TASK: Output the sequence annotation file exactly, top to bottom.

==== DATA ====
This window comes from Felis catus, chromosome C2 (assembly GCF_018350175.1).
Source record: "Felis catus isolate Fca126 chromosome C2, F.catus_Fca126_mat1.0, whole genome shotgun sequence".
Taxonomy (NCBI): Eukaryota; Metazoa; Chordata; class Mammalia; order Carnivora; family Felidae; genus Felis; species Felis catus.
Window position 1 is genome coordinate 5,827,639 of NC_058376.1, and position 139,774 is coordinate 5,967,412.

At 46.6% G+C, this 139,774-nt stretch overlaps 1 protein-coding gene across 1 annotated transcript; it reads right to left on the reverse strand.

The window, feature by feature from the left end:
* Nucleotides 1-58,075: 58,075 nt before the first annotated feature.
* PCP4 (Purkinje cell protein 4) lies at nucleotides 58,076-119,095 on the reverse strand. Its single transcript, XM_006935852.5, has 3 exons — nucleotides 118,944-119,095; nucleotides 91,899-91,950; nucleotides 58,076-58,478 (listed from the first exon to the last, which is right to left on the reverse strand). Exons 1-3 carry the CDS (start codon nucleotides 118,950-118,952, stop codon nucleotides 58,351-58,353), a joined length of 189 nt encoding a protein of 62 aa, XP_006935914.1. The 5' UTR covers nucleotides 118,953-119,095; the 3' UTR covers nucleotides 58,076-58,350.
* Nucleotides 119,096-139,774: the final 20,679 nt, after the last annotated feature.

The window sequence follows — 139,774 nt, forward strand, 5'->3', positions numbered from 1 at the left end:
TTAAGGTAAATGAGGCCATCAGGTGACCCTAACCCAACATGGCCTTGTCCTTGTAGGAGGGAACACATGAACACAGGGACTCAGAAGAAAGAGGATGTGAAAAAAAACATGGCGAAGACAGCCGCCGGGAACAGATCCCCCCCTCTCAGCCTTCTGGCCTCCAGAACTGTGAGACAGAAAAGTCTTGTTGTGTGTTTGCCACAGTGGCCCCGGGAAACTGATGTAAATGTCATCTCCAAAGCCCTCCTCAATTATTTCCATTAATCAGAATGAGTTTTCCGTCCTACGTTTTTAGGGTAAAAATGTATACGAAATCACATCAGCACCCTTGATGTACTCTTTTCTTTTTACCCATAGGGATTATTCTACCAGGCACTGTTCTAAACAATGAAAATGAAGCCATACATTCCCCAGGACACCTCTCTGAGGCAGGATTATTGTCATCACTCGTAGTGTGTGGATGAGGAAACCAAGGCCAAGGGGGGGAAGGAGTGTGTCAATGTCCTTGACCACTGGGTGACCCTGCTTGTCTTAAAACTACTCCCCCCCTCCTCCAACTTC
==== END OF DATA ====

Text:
This window comes from Felis catus, chromosome C2 (assembly GCF_018350175.1).
Source record: "Felis catus isolate Fca126 chromosome C2, F.catus_Fca126_mat1.0, whole genome shotgun sequence".
Taxonomy (NCBI): Eukaryota; Metazoa; Chordata; class Mammalia; order Carnivora; family Felidae; genus Felis; species Felis catus.
Window position 1 is genome coordinate 5,827,639 of NC_058376.1, and position 139,774 is coordinate 5,967,412.

At 46.6% G+C, this 139,774-nt stretch overlaps 1 protein-coding gene across 1 annotated transcript; it reads right to left on the reverse strand.

The window, feature by feature from the left end:
* Nucleotides 1-58,075: 58,075 nt before the first annotated feature.
* PCP4 (Purkinje cell protein 4) lies at nucleotides 58,076-119,095 on the reverse strand. Its single transcript, XM_006935852.5, has 3 exons — nucleotides 118,944-119,095; nucleotides 91,899-91,950; nucleotides 58,076-58,478 (listed from the first exon to the last, which is right to left on the reverse strand). Exons 1-3 carry the CDS (start codon nucleotides 118,950-118,952, stop codon nucleotides 58,351-58,353), a joined length of 189 nt encoding a protein of 62 aa, XP_006935914.1. The 5' UTR covers nucleotides 118,953-119,095; the 3' UTR covers nucleotides 58,076-58,350.
* Nucleotides 119,096-139,774: the final 20,679 nt, after the last annotated feature.

The window sequence follows — 139,774 nt, forward strand, 5'->3', positions numbered from 1 at the left end:
TTAAGGTAAATGAGGCCATCAGGTGACCCTAACCCAACATGGCCTTGTCCTTGTAGGAGGGAACACATGAACACAGGGACTCAGAAGAAAGAGGATGTGAAAAAAAACATGGCGAAGACAGCCGCCGGGAACAGATCCCCCCCTCTCAGCCTTCTGGCCTCCAGAACTGTGAGACAGAAAAGTCTTGTTGTGTGTTTGCCACAGTGGCCCCGGGAAACTGATGTAAATGTCATCTCCAAAGCCCTCCTCAATTATTTCCATTAATCAGAATGAGTTTTCCGTCCTACGTTTTTAGGGTAAAAATGTATACGAAATCACATCAGCACCCTTGATGTACTCTTTTCTTTTTACCCATAGGGATTATTCTACCAGGCACTGTTCTAAACAATGAAAATGAAGCCATACATTCCCCAGGACACCTCTCTGAGGCAGGATTATTGTCATCACTCGTAGTGTGTGGATGAGGAAACCAAGGCCAAGGGGGGGAAGGAGTGTGTCAATGTCCTTGACCACTGGGTGACCCTGCTTGTCTTAAAACTACTCCCCCCCTCCTCCAACTTC